For passion, rivalry, intensity and colour there is little in sport to match a Six Nations tournament.
It is a view extolled by many a travelling fan over the coming weeks, who will depart their homes for the thriving capital cities of Cardiff, Dublin, Rome, Paris, Edinburgh and London with expectation and excitement coursing through their veins.
One man who shares that sentiment, champions it even, is Jonathan Davies, the graceful former Welsh fly-half whose finger remains planted firmly on the pulse of international rugby in Europe through his role as a BBC pundit.
Davies contested four Five Nations tournaments in a career that was punctuated by a lengthy stint in rugby league, though one that was book-ended by pivotal union Tests against England in 1985 and 1997.
And as he prepares to take his seat in the studio for another vital Wales versus England match that kicks-off this year’s tournament, the fire is burning as brightly as ever for 48-year-old Davies.
“It’s a great competition every year. The intensity of it, the rivalry of it, the travelling fans, the media interest and the expectation,” said the 28-times capped Welshman.
“It’s fantastic every year. You have such intense rivalries that creates a grudge match every weekend, then there’s the shocks on top of that.
“It’s highly competitive from start to finish.
“For those involved you don’t have that long a turnaround between games, so injuries play a key part.”
The competitive nature of six battling countries with bragging rights and national pride at stake makes for an intriguing tournament ahead, and one that Davies is finding difficult to predict.
“It’s very open this year,” continued the former Widnes and Warrington rugby league full-back.
“This first weekend is going to have a big bearing on the whole tournament.
“If England win tonight then they’ve got three consecutive home games and people will be backing their chances.
“On the other hand a Wales win opens it up for them to have a crack at the grand slam.
“With England, if they go into that first game tonight and play like they did against Australia, on the front foot, taking the game to their opponents, then they are favourites.
“If they play like they did against South Africa, on the back foot, then every team they play has a chance.
“Victory in Wales tonight would be a massive statement from England.
“With regards the other nations, Ireland have been very quiet in the build-up and have a lot of injuries but can never be discounted.
“I feel that Scotland are a very solid squad at the moment and have a lot to offer. If they can be strong they’ll pose a threat.
“France have issues with their selection, the omission of Yannick Jauzion was a surprise to me, but that just goes to show the strength in depth they have.
“They’ll be focussing on the World Cup because it’s so important to them but if they take their eye off the ball in the Six Nations that is very dangerous.
“The first weekend is so important because you get that first win and the confidence flows through players.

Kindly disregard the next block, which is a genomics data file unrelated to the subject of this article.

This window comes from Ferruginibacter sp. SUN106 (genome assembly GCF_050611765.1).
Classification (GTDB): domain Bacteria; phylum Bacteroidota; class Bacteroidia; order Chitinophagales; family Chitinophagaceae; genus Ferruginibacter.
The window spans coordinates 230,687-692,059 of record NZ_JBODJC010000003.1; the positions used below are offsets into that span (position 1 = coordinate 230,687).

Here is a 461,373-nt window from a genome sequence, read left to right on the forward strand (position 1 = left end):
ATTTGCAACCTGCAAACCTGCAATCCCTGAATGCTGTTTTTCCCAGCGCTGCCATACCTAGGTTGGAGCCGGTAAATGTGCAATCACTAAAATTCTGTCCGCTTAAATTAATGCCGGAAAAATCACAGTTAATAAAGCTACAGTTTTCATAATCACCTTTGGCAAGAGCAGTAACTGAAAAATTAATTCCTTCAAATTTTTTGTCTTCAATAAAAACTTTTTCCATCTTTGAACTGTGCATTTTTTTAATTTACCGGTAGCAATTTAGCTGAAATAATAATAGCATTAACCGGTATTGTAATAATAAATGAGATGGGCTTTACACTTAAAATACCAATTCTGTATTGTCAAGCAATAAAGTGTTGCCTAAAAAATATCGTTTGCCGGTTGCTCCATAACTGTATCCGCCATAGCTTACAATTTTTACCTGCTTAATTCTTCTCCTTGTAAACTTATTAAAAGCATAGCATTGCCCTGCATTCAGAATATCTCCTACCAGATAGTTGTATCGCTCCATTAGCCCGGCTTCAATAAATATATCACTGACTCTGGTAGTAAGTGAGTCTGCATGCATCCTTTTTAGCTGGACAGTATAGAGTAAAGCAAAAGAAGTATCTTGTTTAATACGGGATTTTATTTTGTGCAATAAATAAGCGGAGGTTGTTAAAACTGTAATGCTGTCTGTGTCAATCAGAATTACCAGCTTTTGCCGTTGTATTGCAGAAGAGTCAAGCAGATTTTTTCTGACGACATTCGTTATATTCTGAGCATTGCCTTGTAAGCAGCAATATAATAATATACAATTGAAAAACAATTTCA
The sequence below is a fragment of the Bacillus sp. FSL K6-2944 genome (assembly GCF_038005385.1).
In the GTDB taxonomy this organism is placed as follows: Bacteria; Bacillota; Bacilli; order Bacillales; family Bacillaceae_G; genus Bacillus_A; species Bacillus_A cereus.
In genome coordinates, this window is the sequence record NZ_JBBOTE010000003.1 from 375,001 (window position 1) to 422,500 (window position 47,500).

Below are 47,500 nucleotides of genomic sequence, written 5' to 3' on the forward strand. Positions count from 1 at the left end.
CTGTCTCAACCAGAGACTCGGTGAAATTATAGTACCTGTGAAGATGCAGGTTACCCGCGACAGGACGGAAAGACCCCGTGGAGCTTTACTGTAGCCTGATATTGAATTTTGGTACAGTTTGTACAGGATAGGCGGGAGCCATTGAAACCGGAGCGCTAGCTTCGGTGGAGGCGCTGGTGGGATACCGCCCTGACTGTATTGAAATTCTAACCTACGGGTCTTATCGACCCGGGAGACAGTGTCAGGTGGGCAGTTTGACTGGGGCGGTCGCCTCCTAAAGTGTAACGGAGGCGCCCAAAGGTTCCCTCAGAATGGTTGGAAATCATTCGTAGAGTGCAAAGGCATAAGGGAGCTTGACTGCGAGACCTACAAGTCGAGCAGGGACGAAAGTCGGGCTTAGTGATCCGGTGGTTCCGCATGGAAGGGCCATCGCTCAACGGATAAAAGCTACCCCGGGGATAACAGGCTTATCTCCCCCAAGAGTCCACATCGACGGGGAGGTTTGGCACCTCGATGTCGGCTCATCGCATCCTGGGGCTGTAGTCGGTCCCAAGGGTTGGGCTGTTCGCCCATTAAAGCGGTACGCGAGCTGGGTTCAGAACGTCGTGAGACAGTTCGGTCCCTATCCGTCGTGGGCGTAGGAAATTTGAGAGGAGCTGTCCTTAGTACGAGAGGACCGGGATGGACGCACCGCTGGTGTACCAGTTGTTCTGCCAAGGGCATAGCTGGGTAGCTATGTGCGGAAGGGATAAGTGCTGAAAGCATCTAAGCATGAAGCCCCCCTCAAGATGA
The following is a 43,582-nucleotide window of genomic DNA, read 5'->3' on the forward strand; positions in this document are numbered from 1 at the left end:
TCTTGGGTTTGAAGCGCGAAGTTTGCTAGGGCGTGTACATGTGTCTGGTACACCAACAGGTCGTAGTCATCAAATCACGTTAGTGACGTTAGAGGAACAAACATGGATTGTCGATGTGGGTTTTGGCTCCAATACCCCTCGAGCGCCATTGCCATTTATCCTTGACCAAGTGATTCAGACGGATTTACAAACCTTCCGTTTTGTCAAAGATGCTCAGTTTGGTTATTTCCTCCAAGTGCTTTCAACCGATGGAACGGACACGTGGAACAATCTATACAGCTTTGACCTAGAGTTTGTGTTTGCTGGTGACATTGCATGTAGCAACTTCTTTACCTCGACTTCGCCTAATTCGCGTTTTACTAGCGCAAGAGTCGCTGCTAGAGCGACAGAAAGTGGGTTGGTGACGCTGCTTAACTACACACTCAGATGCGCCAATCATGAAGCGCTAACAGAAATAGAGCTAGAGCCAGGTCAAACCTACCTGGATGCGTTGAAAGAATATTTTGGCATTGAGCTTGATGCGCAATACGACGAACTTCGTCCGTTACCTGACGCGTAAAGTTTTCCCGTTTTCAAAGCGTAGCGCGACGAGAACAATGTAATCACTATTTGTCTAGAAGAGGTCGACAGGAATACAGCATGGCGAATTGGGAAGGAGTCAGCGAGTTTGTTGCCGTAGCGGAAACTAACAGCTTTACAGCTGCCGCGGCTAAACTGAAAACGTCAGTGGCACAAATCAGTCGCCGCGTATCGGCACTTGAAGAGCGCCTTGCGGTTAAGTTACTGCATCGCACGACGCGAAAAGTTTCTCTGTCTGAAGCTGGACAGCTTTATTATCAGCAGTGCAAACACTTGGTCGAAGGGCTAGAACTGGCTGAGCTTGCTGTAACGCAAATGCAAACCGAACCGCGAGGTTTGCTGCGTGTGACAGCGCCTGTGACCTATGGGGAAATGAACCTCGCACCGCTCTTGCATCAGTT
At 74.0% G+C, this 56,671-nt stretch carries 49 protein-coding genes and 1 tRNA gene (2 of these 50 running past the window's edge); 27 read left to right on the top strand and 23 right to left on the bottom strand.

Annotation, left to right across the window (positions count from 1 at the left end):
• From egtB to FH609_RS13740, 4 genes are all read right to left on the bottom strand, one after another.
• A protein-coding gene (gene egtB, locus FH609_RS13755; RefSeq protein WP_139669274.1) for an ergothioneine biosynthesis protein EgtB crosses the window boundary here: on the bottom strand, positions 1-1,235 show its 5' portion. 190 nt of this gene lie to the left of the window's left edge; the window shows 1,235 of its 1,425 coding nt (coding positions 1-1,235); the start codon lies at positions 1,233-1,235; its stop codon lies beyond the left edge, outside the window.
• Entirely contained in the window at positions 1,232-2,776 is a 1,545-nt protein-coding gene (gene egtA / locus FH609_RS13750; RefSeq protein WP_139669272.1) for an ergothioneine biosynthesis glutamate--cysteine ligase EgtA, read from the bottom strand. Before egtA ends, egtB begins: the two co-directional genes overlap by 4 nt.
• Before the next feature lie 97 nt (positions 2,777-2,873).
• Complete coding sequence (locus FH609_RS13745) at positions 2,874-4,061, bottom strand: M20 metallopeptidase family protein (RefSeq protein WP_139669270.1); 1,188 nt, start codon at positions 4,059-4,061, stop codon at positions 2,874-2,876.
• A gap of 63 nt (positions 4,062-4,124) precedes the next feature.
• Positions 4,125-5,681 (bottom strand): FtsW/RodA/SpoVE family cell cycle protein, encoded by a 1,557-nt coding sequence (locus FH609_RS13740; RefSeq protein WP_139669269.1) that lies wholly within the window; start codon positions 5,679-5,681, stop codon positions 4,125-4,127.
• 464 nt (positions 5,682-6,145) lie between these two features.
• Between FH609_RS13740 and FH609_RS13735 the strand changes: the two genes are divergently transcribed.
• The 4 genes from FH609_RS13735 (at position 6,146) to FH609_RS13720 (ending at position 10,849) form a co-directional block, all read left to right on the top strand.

“We’ll know more after that first weekend but for me there’s a lot of teams in the melting pot.”
By its own right the Six Nations is a tournament that carries a lot of stock, yet the added spice in 2011 is that it comes at the start of a World Cup year.
Looking too far ahead, cautions Davies, could be dangerous for any team, though the prospect of a challenge in New Zealand this autumn looms large on the horizon.
Davies continued: “All the teams will have the World Cup at the back of their minds, but it’s very dangerous to put all your focus on that.
“As a player you want to play in a World Cup and you certainly don’t want to miss out on it.
“Also for the coaching staffs and management teams, they don’t want to be tinkering too much with formations, styles, or players at this stage.”
Building momentum going into a World Cup is vital if the European teams are to upset the southern hemisphere applecart.
The Kiwis, South Africa and Australia lost just two matches between them on their latest venture north of the equator last November, and remain the teams to beat later in New Zealand.
That latest sequence of results is enough to send shudders down the spine of any fan up here but Davies believes the gap is closing.
He said: “On the big stage, I don’t see why the European teams can’t match the southern hemisphere teams.
“France are capable of beating anyone, England are capable of beating anyone. It’s about maintaining discipline on the day and it has a lot to do with confidence.
“If England, France, Wales and Ireland go into the World Cup full of confidence then they have a chance.
“Because New Zealand will have a lot of pressure on their shoulders, nothing much is expected of Australia so they can relax a little and South Africa is all about brute force.
“I still think that trio go in as No 1, 2, 3 in the world and for the northern hemisphere teams it’s a question now of getting wins under their belts.
“They need to go into that World Cup with a side they know, with confidence in the players and their patters, so that the players have confidence in the people around them.
“The big difference for me is that the southern hemisphere teams are a lot more clinical. When there’s an overlap or an opportunity to run into space the southern hemisphere teams take it. The northern hemisphere teams are not as clinical.”
n ‘Six Nations rugby live from 4 February on BBC TV, HD, Radio 5 live, Sport website, Red Button, iPlayer and Mobile’.